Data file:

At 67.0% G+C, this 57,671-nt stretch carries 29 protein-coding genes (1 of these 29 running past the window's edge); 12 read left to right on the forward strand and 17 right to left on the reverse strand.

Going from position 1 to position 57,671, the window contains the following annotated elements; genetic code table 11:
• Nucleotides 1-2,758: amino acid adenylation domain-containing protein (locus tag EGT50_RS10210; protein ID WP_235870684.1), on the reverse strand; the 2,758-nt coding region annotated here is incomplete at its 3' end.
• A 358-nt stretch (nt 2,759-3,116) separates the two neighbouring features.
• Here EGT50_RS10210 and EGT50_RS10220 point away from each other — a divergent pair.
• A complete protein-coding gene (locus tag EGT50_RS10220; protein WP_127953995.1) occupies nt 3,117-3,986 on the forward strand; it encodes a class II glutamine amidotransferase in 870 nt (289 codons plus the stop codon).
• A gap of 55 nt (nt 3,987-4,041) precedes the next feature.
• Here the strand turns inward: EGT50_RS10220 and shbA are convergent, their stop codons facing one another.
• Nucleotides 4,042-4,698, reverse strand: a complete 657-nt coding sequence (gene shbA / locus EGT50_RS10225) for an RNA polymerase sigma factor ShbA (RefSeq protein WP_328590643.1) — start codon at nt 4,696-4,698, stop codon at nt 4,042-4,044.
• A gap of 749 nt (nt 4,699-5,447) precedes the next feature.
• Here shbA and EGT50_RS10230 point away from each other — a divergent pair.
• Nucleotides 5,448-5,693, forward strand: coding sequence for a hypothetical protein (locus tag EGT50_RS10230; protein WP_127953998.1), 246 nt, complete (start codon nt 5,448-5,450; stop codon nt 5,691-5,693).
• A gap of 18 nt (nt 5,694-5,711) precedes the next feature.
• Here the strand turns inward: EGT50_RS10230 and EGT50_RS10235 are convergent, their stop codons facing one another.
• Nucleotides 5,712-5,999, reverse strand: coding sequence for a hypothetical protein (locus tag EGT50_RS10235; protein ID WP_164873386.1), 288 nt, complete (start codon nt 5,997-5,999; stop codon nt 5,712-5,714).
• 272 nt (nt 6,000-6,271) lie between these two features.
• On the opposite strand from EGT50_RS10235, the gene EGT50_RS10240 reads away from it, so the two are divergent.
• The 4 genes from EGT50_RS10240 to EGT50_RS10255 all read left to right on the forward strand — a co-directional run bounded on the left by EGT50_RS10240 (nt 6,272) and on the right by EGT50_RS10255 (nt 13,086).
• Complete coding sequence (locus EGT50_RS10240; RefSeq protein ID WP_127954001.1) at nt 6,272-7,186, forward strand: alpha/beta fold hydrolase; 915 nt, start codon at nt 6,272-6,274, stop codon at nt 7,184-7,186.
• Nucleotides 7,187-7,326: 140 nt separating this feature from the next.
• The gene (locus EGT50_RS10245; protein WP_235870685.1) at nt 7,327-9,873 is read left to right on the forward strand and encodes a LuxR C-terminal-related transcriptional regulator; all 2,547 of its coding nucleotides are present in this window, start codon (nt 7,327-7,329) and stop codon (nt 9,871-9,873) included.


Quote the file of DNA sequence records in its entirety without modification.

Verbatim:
At 67.0% G+C, this 57,671-nt stretch carries 29 protein-coding genes (1 of these 29 running past the window's edge); 12 read left to right on the forward strand and 17 right to left on the reverse strand.

Going from position 1 to position 57,671, the window contains the following annotated elements; genetic code table 11:
• Nucleotides 1-2,758: amino acid adenylation domain-containing protein (locus tag EGT50_RS10210; protein ID WP_235870684.1), on the reverse strand; the 2,758-nt coding region annotated here is incomplete at its 3' end.
• A 358-nt stretch (nt 2,759-3,116) separates the two neighbouring features.
• Here EGT50_RS10210 and EGT50_RS10220 point away from each other — a divergent pair.
• A complete protein-coding gene (locus tag EGT50_RS10220; protein WP_127953995.1) occupies nt 3,117-3,986 on the forward strand; it encodes a class II glutamine amidotransferase in 870 nt (289 codons plus the stop codon).
• A gap of 55 nt (nt 3,987-4,041) precedes the next feature.
• Here the strand turns inward: EGT50_RS10220 and shbA are convergent, their stop codons facing one another.
• Nucleotides 4,042-4,698, reverse strand: a complete 657-nt coding sequence (gene shbA / locus EGT50_RS10225) for an RNA polymerase sigma factor ShbA (RefSeq protein WP_328590643.1) — start codon at nt 4,696-4,698, stop codon at nt 4,042-4,044.
• A gap of 749 nt (nt 4,699-5,447) precedes the next feature.
• Here shbA and EGT50_RS10230 point away from each other — a divergent pair.
• Nucleotides 5,448-5,693, forward strand: coding sequence for a hypothetical protein (locus tag EGT50_RS10230; protein WP_127953998.1), 246 nt, complete (start codon nt 5,448-5,450; stop codon nt 5,691-5,693).
• A gap of 18 nt (nt 5,694-5,711) precedes the next feature.
• Here the strand turns inward: EGT50_RS10230 and EGT50_RS10235 are convergent, their stop codons facing one another.
• Nucleotides 5,712-5,999, reverse strand: coding sequence for a hypothetical protein (locus tag EGT50_RS10235; protein ID WP_164873386.1), 288 nt, complete (start codon nt 5,997-5,999; stop codon nt 5,712-5,714).
• 272 nt (nt 6,000-6,271) lie between these two features.
• On the opposite strand from EGT50_RS10235, the gene EGT50_RS10240 reads away from it, so the two are divergent.
• The 4 genes from EGT50_RS10240 to EGT50_RS10255 all read left to right on the forward strand — a co-directional run bounded on the left by EGT50_RS10240 (nt 6,272) and on the right by EGT50_RS10255 (nt 13,086).
• Complete coding sequence (locus EGT50_RS10240; RefSeq protein ID WP_127954001.1) at nt 6,272-7,186, forward strand: alpha/beta fold hydrolase; 915 nt, start codon at nt 6,272-6,274, stop codon at nt 7,184-7,186.
• Nucleotides 7,187-7,326: 140 nt separating this feature from the next.
• The gene (locus EGT50_RS10245; protein WP_235870685.1) at nt 7,327-9,873 is read left to right on the forward strand and encodes a LuxR C-terminal-related transcriptional regulator; all 2,547 of its coding nucleotides are present in this window, start codon (nt 7,327-7,329) and stop codon (nt 9,871-9,873) included.